CYBG Plc (ASX: CYB) has reported its first quarter result to 31 December 2018, here’s how it’s saving £150 million a year.
CYBG is one of the challenger banks in the UK, it operates Clydesdale Bank, Yorkshire Bank and Virgin Money. It was spun out of National Australia Bank Ltd (ASX: NAB).
CYBG’s First Quarter Result
The acquisition of Virgin Money completed on 15 October 2018, the numbers mentioned below are shown as in the merger had been effective since 1 October 2017.
The headline figure was that customer lending grew by 1.4% to £71.9 billion. Within this, mortgage growth came in at 1.5% to £60 billion, benefiting from a “strong pipeline coming into the quarter and good customer retention.”
Small and medium-sized enterprises (SME) growth was 12% to £7.6 billion
Net Interest Margin (NIM)
The first quarter reflected NIM of 1.72%, with the guidance for FY19 being narrows to 1.65% to 1.7%, which is at the higher end of the previous guidance range.
Management were expecting a lower NIM than FY18 due to sustained pricing pressure in the UK mortgage market.
CYBG has been working with the integrated Virgin Money to realise the transaction benefits.
Management said that the integration programme is going well and the bank is pleased with the progress having achieved the initial milestones. The bank’s underlying cost income ratio in the first quarter was below 60%.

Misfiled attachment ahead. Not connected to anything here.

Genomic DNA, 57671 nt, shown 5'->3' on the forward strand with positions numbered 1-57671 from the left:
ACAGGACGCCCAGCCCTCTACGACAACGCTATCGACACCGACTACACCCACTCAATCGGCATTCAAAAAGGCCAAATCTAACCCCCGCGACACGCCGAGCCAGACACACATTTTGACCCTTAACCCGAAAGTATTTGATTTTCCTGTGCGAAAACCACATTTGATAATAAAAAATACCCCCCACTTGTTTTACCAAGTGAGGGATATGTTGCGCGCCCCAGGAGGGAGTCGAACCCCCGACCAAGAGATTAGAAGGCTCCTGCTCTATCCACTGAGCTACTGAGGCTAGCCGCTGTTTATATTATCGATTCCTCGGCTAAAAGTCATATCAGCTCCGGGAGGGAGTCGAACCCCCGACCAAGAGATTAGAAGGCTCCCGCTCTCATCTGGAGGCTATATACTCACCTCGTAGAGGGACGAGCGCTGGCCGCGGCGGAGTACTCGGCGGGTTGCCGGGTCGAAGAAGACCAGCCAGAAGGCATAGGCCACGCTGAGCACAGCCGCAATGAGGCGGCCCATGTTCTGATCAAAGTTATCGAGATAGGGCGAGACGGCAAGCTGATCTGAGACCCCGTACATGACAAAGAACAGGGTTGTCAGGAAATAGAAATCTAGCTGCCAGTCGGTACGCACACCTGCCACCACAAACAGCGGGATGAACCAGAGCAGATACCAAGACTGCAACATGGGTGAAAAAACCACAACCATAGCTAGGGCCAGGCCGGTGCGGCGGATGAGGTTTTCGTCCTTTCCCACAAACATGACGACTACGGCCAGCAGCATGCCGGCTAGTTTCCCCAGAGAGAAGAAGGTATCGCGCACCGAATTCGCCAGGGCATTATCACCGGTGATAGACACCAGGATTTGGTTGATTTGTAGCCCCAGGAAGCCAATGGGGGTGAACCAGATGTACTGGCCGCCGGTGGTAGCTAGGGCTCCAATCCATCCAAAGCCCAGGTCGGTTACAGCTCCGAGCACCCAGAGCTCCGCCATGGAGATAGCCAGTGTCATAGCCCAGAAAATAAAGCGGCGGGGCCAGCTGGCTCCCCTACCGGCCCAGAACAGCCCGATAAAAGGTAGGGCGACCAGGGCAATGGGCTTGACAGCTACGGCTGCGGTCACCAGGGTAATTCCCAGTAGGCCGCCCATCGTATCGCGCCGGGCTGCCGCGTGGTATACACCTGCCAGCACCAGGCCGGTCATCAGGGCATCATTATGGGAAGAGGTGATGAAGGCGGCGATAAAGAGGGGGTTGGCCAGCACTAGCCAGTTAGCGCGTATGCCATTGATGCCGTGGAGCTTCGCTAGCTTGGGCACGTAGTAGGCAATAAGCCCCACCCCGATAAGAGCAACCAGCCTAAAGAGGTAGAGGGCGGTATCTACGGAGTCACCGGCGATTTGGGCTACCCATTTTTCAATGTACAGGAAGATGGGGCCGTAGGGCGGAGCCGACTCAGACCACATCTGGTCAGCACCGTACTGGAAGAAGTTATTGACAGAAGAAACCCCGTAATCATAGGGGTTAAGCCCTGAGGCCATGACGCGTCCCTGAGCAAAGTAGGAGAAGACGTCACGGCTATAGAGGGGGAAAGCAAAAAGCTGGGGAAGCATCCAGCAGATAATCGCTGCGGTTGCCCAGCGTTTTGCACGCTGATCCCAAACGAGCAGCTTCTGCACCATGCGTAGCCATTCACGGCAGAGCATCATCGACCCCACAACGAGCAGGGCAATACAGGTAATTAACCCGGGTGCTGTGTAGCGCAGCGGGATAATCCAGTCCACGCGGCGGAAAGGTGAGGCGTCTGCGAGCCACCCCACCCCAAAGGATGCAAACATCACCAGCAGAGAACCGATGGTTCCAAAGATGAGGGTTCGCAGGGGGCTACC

After confirming the initial synergy plan assumption, CYBG now expects to deliver a minimum of £150 million of annual net run-rate cost synergies by the end of FY21, compared to the £120 million previously announced.
The bank said that it had a CET1 ratio of 14.5% at the end of December 2018. The decrease of 0.6% from September 2018 was due to the dividend, AT1 distributions and “exceptional charges.”
CYBG management comments
CYBG CEO David Duffy said: “In a highly competitive environment, we have delivered ahead-of-market lending growth for our customers and improved our NIM guidance for 2019.
Is CYBG a buy?
Investors sure seem to think so with the CYBG share price rising 15% in early trade.
Aside from uncertainty and worries surrounding Brexit, it seems there’s a lot to like about CYBG. The cost synergies are going very well and the joint business should be able to attract more business than if they were separate.
However, Brexit is such an unknown factor that until we know what’s going to happen either way I think there is too much short term downside risk if the UK leaves the EU without a deal, which could happen.
That’s why I’d prefer to invest in one of the reliable ASX shares below instead.
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Disclaimer: Any information contained in this article is limited to general financial/investment advice only. The information has not taken into account your specific needs, goals or objectives, so please consider consulting a licenced and trusted adviser before acting on the information. Please read The Rask Group’s Financial Services Guide (FSG) for more information. This article is authorised by Owen Raszkiewicz of The Rask Group, which is a corporate authorised representative No. 1264179 of Strawman Pty Ltd (ACN: 610 908 211) (AFSL: 501 223).